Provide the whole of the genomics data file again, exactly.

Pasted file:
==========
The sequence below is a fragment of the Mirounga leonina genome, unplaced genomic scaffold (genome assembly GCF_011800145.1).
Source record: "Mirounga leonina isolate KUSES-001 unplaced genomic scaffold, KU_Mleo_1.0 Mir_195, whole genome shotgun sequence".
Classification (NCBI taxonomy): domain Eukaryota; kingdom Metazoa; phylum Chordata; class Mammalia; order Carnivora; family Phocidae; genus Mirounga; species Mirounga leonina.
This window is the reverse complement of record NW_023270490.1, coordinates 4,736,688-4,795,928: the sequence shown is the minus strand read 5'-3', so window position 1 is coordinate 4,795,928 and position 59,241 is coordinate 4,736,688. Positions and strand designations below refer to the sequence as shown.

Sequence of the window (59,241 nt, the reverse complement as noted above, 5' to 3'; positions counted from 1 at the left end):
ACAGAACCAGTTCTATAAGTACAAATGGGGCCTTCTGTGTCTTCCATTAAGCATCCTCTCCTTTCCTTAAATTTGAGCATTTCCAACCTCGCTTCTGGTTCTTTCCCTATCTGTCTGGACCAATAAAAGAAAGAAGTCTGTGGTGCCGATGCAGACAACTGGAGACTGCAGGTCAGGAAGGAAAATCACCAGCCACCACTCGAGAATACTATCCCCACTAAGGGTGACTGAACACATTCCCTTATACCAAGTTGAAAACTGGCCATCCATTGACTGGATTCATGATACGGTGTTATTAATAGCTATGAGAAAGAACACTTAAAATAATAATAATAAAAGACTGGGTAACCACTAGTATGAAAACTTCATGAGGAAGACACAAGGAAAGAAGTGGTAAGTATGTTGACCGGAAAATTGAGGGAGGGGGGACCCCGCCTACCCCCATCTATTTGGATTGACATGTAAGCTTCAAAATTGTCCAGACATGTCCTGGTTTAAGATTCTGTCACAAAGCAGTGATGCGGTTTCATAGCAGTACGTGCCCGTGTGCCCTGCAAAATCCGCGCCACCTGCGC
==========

The sequence below is a fragment of the Mirounga leonina genome, unplaced genomic scaffold (genome assembly GCF_011800145.1).
Source record: "Mirounga leonina isolate KUSES-001 unplaced genomic scaffold, KU_Mleo_1.0 Mir_195, whole genome shotgun sequence".
Classification (NCBI taxonomy): domain Eukaryota; kingdom Metazoa; phylum Chordata; class Mammalia; order Carnivora; family Phocidae; genus Mirounga; species Mirounga leonina.
This window is the reverse complement of record NW_023270490.1, coordinates 4,736,688-4,795,928: the sequence shown is the minus strand read 5'-3', so window position 1 is coordinate 4,795,928 and position 59,241 is coordinate 4,736,688. Positions and strand designations below refer to the sequence as shown.

Sequence of the window (59,241 nt, the reverse complement as noted above, 5' to 3'; positions counted from 1 at the left end):
ACAGAACCAGTTCTATAAGTACAAATGGGGCCTTCTGTGTCTTCCATTAAGCATCCTCTCCTTTCCTTAAATTTGAGCATTTCCAACCTCGCTTCTGGTTCTTTCCCTATCTGTCTGGACCAATAAAAGAAAGAAGTCTGTGGTGCCGATGCAGACAACTGGAGACTGCAGGTCAGGAAGGAAAATCACCAGCCACCACTCGAGAATACTATCCCCACTAAGGGTGACTGAACACATTCCCTTATACCAAGTTGAAAACTGGCCATCCATTGACTGGATTCATGATACGGTGTTATTAATAGCTATGAGAAAGAACACTTAAAATAATAATAATAAAAGACTGGGTAACCACTAGTATGAAAACTTCATGAGGAAGACACAAGGAAAGAAGTGGTAAGTATGTTGACCGGAAAATTGAGGGAGGGGGGACCCCGCCTACCCCCATCTATTTGGATTGACATGTAAGCTTCAAAATTGTCCAGACATGTCCTGGTTTAAGATTCTGTCACAAAGCAGTGATGCGGTTTCATAGCAGTACGTGCCCGTGTGCCCTGCAAAATCCGCGCCACCTGCGC